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10 reasons to visit Xiao Liuqiu, Taiwan’s Hidden Island Gem

Located off the coast of Southern Taiwan’s Pingtung county, Xiao Liuqiu (also known as Little Okinawa) exists in that perfect mid-point of “known to locals” and “largely overlooked by international travelers.” Unlike well-trammeled Taiwan scenic spots like Sun Moon Lake, Taroko Gorge and Alishan, Xiao Liuqiu hasn’t gotten much international press. Indeed, outside of a few intrepid international travelers who find their way to the island, most westerner visitors to Xiao Liuqiu are local expats who’d likely prefer that the island remain a secret. ( Xiao Liuqiu Island 3- Day Free & Easy Package) To the aforementioned group, apologies: Awesome destinations never stay secret for long, so take solace in having found the place first. For everyone else, it’s time to let the cat out of the bag (so to speak). Here are 10 reasons to visit Taiwan’s (mostly) hidden Island Gem. 1. Xiao Liuqiu easy to reach… Liuqiu is by…

Cycling the East Coast with MyTaiwanTour (part two of two)

Day three: Monkeys, mountains, and a mild crash Waking up to the sound of rain on the roof is never a great omen on a cycling tour, and was even less so for me as guide since I knew that the first half of the day would be filled with winding mountain roads. But the group was in good spirits nonetheless as we rolled down the hill from Ruisui heights, rain gear flapping wetly as we rode. The rain slowed to a drizzle around the time we reached the bottom of a road which, for my money, is one of the finest in Taiwan: Route 64, AKA Monkey Mountain Road. It’s a glorious winding road, rising high above a river that spans from the central valley to the ocean, and we’d not even gotten to the highest point when two auspicious things happened. First, the rain stopped. And second, we…

Running Up 101: The Ultimate Taipei Experience

  Editor’s Note: The Taiwan Scene editorial board would like to apologize for our post of April 1, 2018, Taipei 101 to Begin Multi-Nation Tour . That post was obviously false. The editor responsible has been sent for retraining. The following post, however, is absolutely true. Want to enjoy the spectacular 360 degree view from the observation deck of Taipei 101 without having to wait in line for the elevator? Have you considered taking the stairs? Before answering that question, keep in mind that there are 2,046 of them between the ground floor and the observation deck. Crazy, challenging, and for the out of shape potentially suicidal, but if you’re looking for an Ultimate Taipei Experience, the Annual Taipei 101 Run Up may be your cup of tea. The History of the Taipei 101 Run Up The run up Taipei 101 belongs to the category of extreme sports known as Tower Running,…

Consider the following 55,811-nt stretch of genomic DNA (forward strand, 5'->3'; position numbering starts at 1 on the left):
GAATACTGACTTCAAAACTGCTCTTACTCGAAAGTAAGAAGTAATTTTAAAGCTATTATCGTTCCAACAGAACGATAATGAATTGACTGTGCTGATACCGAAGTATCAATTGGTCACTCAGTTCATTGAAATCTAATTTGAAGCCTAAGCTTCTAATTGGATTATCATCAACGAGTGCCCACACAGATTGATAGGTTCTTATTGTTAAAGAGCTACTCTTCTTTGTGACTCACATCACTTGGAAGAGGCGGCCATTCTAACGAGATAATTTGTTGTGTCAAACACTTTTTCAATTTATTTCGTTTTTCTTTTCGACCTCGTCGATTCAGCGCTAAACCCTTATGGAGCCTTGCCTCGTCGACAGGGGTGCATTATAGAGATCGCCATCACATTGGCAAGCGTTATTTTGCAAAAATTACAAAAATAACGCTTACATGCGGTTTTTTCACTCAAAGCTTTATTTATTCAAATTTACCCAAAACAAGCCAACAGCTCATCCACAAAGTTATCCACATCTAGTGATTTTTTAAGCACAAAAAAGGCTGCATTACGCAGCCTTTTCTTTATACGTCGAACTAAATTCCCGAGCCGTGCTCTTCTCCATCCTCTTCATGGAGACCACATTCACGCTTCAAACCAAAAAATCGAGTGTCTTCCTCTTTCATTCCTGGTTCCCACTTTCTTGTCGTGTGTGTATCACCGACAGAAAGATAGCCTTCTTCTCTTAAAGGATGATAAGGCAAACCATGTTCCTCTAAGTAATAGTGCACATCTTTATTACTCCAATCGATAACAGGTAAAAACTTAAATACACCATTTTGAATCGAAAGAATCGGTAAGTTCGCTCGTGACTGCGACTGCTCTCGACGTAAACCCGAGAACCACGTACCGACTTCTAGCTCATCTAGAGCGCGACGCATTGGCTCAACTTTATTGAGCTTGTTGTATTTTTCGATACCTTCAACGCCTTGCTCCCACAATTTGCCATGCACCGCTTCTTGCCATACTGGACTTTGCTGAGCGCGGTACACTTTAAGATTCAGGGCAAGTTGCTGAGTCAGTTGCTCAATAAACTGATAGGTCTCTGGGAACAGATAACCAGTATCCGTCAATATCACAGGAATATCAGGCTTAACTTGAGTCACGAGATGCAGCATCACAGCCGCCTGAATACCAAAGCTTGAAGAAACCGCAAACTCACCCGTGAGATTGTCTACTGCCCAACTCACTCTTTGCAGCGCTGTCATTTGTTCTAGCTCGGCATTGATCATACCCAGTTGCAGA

We Support and Empower You: An Interview with Womany’s Wei Shuan Chang

From the moment we meet it’s clear that Womany Media Group founder and CEO Wei Shuan Chang is an earnest woman. Regarded as one of Taiwan’s thought leaders in the field of female empowerment and entrepreneurship, Wei Shuan answers my first question (“Tell me a little about Womany”) not with an answer, but with a request: “Actually, I’d like to know a little about you first, if you don’t mind.” Only after I’ve satisfied her with details of my bona fides as a writer, along with some light back and forth establishing my history in Taiwan and Chinese language ability (though the interview is held in English at her request and my convenience), does she begin telling me about Womany. “In a nutshell, Womany Media Group was established in 2011 as a gender-friendly media community group, with a vision of leading programs to empower women,” she begins. “Gender, feminism, empowering…

Give Me Back My Name

Before coming to Taiwan to study Chinese, my language school required me to give them a Chinese name. I didn’t put much thought into coming up with a new name. Indeed, I just asked Google for a phonetic approximation of my English name, Ellie Olcott, in Chinese. It spat out敖恩靈, and thus I became Áo En Líng.   In hindsight, perhaps blindly placing faith in Google for something so important was not the best idea. “Your name has too many strokes”, I kept hearing from Taiwanese friends, “you should definitely change it.” This kindly advice did not just stem from concern that I wouldn’t be able to remember how to write my name. It also came from the fact that in Taiwan, the practice of changing one’s name is pretty common. What would be considered unusual, even raise a few eyebrows back home in Britain, is normalised in Taiwan. So…